Polenta Lasagna at Alder Wood Bistro in Sequim
It’s very simple, really. Besides the minimal exercise involved in actually walking (or rolling) out one’s door and the social benefits of being elsewhere than holed up at home, one of the best reasons for leaving the house is to eat something less ordinary. No matter how fine a cook you are and how much you love preparing food, there are times when it’s a great pleasure, if not relief, to let somebody else do the cooking for a change, and perhaps doubly so when that somebody prepares things you wouldn’t or couldn’t at home. I am ever so fond of letting others make and clean up the mess from time to time, but much more than that, of having delicious food of the sorts that might be a little complicated to fix, more esoteric of ingredient than my nearby shopping can unearth, and especially those I either don’t know how to prepare so well–or haven’t even met yet.
Our trip last week to see family and get our feet [literally] wet in the old stomping grounds of the Pacific Northwest was a perfect excuse and motivation for such dining. We took care of the get-out-of-the-house and social aspects immediately enough by merely flying up to Washington and seeing our parents and some of our siblings’ crew. The food itself was kept simple that night, since everyone was dashing between work and school, traffic and travel and had places to go in the morning, so having pizzas delivered was the perfect way to share a pre-Thanksgiving gathering without enslaving anyone to the cookery. After that, however, we were less chaste in our taste, so to speak, being inclined to enjoy the opportunity for a little road food.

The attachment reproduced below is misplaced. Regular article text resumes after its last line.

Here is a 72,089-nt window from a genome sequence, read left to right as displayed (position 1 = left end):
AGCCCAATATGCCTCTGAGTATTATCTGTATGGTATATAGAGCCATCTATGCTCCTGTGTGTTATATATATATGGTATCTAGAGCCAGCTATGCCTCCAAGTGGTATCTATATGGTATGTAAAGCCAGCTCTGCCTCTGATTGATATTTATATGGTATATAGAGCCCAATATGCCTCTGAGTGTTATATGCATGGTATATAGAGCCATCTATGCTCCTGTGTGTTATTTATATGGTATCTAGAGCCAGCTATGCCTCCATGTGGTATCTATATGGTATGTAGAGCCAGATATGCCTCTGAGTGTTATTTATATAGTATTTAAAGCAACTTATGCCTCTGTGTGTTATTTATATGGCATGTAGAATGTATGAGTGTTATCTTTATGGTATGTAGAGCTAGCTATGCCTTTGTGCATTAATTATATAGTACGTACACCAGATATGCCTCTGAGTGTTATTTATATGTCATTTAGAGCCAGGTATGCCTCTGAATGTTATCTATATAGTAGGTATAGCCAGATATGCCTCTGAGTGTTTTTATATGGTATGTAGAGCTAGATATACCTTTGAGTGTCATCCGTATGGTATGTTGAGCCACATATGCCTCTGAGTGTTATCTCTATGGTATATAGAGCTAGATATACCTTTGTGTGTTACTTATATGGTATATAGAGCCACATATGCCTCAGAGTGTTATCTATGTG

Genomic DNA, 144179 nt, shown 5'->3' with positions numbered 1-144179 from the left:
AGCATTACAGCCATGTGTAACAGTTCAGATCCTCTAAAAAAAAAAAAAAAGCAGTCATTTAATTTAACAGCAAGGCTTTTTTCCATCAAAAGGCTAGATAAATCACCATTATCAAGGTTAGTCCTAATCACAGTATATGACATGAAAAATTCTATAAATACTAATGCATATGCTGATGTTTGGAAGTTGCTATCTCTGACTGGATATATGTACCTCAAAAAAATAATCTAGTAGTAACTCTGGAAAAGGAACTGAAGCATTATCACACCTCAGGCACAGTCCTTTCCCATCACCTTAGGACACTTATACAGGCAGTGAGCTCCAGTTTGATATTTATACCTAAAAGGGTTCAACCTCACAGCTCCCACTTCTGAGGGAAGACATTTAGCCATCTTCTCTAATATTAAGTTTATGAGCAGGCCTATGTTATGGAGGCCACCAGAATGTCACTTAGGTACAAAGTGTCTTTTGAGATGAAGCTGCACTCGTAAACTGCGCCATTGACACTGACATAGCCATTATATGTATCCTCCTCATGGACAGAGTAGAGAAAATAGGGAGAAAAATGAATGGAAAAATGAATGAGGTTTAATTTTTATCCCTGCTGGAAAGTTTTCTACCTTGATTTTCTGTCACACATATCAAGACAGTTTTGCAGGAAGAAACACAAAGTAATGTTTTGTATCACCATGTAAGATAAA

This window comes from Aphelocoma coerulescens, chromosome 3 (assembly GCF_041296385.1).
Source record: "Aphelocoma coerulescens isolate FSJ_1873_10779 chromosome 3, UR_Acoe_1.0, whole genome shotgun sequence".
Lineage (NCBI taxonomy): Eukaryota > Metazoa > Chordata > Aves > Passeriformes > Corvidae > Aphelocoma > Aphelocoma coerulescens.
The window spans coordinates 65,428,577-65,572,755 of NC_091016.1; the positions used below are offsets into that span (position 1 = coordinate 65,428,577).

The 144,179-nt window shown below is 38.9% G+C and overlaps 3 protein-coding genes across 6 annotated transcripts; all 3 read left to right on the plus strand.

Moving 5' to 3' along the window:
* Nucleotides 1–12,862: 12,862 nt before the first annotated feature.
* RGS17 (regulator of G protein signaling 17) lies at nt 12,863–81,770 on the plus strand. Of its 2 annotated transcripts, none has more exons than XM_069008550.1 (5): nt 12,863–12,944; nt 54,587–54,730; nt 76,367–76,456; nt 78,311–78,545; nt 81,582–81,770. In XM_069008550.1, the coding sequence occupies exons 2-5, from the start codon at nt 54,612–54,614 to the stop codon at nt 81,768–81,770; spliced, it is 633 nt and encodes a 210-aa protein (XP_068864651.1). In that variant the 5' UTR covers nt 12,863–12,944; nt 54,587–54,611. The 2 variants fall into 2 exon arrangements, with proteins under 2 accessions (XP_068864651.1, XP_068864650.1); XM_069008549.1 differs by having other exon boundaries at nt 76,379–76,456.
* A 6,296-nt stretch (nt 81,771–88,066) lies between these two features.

After a morning appointment, the three of us who were doing the road-tripping (one of my sisters joining my husband and me for the jaunt) headed yet farther northwest, aiming for the towns of Port Angeles and Sequim (pronounced skwim) that sit up on the Olympic Peninsula and overlook the Strait of Juan de Fuca, facing toward Victoria, BC. Seafood heaven, as we grew up knowing it. Since the PNW sits on the Ring of Fire that unites the US west coast and Japan, among other places, we also know that it’s a great place to get all sorts of Asian-influenced foods. But we’d learned, much to our chagrin, that two of our favorite Thai restaurants in the PA/Sequim area, and even our favorite old-school seafood restaurant (the venerable Three Crabs) had closed since we’d last been up that way.
Planked Salmon at Alder Wood Bistro
Thankfully, we got a dandy kickoff to the trip by eating at a serendipitously discovered pan-Asian eatery en route. Nothing fancy, just solid Asian-American eating, including some nice and tasty, very fresh sushi in the collation. It helped to take the edge off of our sorrow over the Thai places’ disappearance. As for seafood, I had been longing for some great fresh Dungeness crab, not least of all since we were going to be staying mere minutes from the eponymous Dungeness Spit, but with the Three Crabs (always reliable for a massive crab Louis salad in its heyday) gone and not being in town at a peak time, I satisfied my crab longings with some nice, if unspectacular, crab cakes that evening at a good local Italian restaurant. The true highlight of that meal was, fortunately, a local dainty too: chanterelle bruschetta. The mushrooms, sautéed and presented simply on the toasts with a smattering of goat cheese, a quick grind of black pepper, and a handful of fresh arugula, were the silkiest and butteriest mushrooms I’ve had in a long, long time.